If you want to grow spiritually, you must read the Bible everyday. Or you should listen to the Bible being read. As the Psalmist said,
Blessed is the man
Who walks not in the counsel of the ungodly,
Nor stands in the path of sinners,
Nor sits in the seat of the scornful;
But his delight is in the law of the Lord,
And in His law he meditates day and night (Psalm 1:1-2).
But how can you get the most profit out of your Bible reading?
There’s a difference between reading it carefully and reading it carelessly. There’s a difference between speed-reading through the pages and meditating on the Word.
Are you reading the Bible seriously, or not?
John Wesley suggested asking the following questions to determine your level of seriousness.
“Am I reading the Bible in a way that brings me in contact with the whole of it?”
“Do I read scripture in large enough portions to see isolated passages in their larger context?”
“Do I use responsible aids to add the insights of others to my own study of God’s word?”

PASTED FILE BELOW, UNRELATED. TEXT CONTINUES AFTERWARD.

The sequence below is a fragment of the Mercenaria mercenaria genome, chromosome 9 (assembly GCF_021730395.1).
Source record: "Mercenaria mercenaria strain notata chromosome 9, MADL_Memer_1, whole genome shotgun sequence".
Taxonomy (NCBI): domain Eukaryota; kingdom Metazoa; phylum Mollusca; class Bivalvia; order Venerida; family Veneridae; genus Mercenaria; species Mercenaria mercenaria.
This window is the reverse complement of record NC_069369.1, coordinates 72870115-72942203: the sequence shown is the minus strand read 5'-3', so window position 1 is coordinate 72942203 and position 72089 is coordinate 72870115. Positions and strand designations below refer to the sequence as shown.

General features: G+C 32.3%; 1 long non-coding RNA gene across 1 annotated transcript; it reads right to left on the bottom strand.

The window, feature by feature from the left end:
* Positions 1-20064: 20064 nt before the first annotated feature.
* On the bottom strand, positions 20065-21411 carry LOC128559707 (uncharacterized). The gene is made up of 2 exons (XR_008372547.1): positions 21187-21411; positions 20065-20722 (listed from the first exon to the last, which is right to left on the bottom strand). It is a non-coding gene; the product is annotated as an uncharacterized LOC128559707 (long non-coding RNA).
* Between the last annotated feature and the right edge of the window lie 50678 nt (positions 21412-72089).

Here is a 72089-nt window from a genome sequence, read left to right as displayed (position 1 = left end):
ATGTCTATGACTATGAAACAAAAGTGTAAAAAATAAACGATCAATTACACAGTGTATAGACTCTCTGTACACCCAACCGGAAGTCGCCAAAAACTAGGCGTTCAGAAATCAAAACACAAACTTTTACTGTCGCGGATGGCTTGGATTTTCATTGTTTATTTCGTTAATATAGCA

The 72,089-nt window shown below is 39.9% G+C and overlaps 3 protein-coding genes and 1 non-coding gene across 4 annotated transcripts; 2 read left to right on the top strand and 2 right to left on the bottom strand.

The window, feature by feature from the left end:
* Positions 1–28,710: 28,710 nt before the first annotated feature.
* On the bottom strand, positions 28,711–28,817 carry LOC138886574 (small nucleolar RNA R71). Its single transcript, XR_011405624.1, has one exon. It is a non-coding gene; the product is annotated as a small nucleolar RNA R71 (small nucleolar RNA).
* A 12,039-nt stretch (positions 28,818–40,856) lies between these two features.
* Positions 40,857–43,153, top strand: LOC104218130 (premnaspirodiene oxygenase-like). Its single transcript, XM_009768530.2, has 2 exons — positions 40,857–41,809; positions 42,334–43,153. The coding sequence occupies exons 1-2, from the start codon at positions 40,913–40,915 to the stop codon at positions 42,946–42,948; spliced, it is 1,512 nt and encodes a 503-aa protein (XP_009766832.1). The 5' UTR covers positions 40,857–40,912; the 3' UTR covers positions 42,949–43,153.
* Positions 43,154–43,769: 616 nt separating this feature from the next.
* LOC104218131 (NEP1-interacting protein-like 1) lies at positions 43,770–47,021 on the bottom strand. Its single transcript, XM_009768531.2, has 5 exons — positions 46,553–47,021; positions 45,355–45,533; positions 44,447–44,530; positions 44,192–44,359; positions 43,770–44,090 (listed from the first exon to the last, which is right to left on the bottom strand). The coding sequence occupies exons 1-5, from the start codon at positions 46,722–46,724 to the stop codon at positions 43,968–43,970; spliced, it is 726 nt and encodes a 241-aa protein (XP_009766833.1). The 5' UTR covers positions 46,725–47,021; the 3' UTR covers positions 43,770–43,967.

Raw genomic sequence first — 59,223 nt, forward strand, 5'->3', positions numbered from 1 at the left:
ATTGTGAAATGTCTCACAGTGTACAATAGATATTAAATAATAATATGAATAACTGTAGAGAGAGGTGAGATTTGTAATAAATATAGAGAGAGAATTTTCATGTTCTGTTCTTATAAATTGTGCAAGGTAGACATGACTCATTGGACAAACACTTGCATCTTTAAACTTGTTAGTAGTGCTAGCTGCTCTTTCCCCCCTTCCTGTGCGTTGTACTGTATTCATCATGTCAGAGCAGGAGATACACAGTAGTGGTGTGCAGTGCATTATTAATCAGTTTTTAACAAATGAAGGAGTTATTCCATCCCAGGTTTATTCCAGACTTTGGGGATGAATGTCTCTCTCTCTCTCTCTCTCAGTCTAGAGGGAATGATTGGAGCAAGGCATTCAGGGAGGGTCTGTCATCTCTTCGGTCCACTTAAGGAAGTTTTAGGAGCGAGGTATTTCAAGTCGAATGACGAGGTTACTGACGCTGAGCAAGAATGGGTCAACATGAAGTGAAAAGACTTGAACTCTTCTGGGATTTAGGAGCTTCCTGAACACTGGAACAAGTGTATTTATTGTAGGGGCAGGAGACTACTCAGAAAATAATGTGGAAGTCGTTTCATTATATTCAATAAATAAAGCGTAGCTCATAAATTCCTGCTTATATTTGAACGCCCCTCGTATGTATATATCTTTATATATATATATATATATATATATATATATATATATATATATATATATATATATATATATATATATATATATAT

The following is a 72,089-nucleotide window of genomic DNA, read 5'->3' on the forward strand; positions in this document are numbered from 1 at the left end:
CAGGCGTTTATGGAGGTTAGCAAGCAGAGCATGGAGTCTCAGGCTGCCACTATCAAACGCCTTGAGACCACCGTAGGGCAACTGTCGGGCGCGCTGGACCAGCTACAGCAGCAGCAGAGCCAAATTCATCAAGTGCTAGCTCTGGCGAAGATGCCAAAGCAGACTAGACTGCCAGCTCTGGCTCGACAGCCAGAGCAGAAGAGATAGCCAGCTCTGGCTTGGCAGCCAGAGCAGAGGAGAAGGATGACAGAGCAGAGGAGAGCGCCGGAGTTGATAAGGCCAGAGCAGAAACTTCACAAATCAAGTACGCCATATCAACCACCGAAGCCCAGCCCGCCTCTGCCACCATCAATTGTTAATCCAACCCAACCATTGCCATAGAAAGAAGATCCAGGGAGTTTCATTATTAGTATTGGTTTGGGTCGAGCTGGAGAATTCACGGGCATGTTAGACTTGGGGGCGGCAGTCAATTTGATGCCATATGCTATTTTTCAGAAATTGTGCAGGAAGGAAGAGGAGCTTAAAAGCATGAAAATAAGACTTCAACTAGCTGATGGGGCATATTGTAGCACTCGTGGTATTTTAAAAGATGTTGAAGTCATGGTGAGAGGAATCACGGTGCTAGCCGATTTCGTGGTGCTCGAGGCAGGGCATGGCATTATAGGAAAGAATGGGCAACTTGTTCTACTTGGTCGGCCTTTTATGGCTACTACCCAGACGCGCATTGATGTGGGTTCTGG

“Do I have any means of marking, noting, and recording my discoveries?”
Aren’t those very practical suggestions?
To paraphrase: First, aim to read the whole of Scripture, not just your favorite parts of it. Second, don’t just read your favorite verses out of context. Third, use good commentaries. Fourth, make notes so you’ll remember later.
At church I have been emphasizing the importance of making notes as an aid to learning. I bought a box of Bibles and notebooks in case someone was missing either.
Wesley understood that good Bible students are made, not born. Has your reading been profitable? What tips would you suggest to get the most out of Scripture?